Other lanes that just dissapear are the result of recent road works. It looks like they thought one lane was a tad too wide and so put a half-arsed bike lane there instead, it's only about half a meter wide. I have even seen one of these spring up on the side of the road where there is a bikelane/footpath combination off to the side of the road already.

    And what do you mean by 'tickle fingers'?

  4. #4
    Two H's!!! TWO!!!!! chephy's Avatar
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    The safest way to merge with traffic is to start planning in advance. If you see that the lane is becoming substandard ahead - start doing something about it NOW! Start looking back and checking what the conditions are like. If the obstacle is still far, and there is a car approaching from behind, you may decide to let it pass and complete your move later. But as you are getting closer, plan to negotiate your lane change in such a manner that when you are at the obstacle, it's safe to switch to the left. Same as driving: what do you do when you see a parked car in your lane aheah?

    If there is traffic, you'll need to signal, of course, so that other drivers know what you're doing. Sometimes you'll have to negotiate and get a driver who will slow down and let you in. That's why you start preparing for a lane change early - so by the time you're at that parked car, you've negotiated a space for yourself if that's necessary and you don't have to madly swerve or to suddenly stop and wait for a gap in traffic. Remember: the driver in the traffic lane has the right-of-way; signalling doesn't mean you're entitled to merge. The driver has to be nice and let you in.

    If there are many parked cars in the lane, it may not be worth your time swerving in and out, and in fact may be dangerous. If that's the case, just ride in the traffic lane, a safe distance away from car doors.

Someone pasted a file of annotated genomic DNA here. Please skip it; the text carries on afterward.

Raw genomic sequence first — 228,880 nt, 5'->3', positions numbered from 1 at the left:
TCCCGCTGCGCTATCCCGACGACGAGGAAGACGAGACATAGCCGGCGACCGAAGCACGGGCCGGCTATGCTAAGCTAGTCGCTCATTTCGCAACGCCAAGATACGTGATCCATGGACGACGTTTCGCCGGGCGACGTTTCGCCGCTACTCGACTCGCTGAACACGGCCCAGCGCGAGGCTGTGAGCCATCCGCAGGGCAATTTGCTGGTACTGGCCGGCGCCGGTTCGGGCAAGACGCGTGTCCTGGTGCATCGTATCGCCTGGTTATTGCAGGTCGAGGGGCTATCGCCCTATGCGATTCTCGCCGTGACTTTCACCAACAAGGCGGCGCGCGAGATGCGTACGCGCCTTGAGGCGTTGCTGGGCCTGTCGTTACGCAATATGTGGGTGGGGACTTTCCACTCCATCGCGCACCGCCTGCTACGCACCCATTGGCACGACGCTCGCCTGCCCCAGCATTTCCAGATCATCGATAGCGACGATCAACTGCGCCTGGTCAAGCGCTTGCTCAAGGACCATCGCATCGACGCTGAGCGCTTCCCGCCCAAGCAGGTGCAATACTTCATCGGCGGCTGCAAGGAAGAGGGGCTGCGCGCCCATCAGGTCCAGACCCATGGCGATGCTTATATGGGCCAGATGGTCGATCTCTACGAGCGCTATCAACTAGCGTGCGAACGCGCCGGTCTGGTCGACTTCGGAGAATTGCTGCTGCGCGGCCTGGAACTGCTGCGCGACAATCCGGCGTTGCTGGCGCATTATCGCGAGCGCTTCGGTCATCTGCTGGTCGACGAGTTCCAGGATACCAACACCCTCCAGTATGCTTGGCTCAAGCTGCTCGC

5. #5
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    What Chephy said.

    Also, you may want to get a mirror. While I have one on one of my bikes and consider it somwhat useful, other folks find them so useful they wouldn't ride without it. However, a mirror no substitute for a look back and signalling.

    As for the bike lane disappearing at intersections, you want to take the middle of the lane that proceeds in your intended direction there anyway to help mitigate being hooked.

    For a lane change, plan ahead, look back, many drivers will slow, taking a look back as a signal that you intend to change lanes, some won't, give a hand signal anyway and change when you have a safe gap to change into.

    Is it a bike lane or a paved shoulder? At any rate, like Chephy said, if there are a lot of parked cars, take the traffic lane and stay in it rather than swerve in and out.

  6. #6
    holyrollin' FlatTop's Avatar
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    Agreeing that it is preferable to occupy the traffic lane in that area. Every change into and out of traffic increases your risk. Bypassing the bike lane seems the safest course.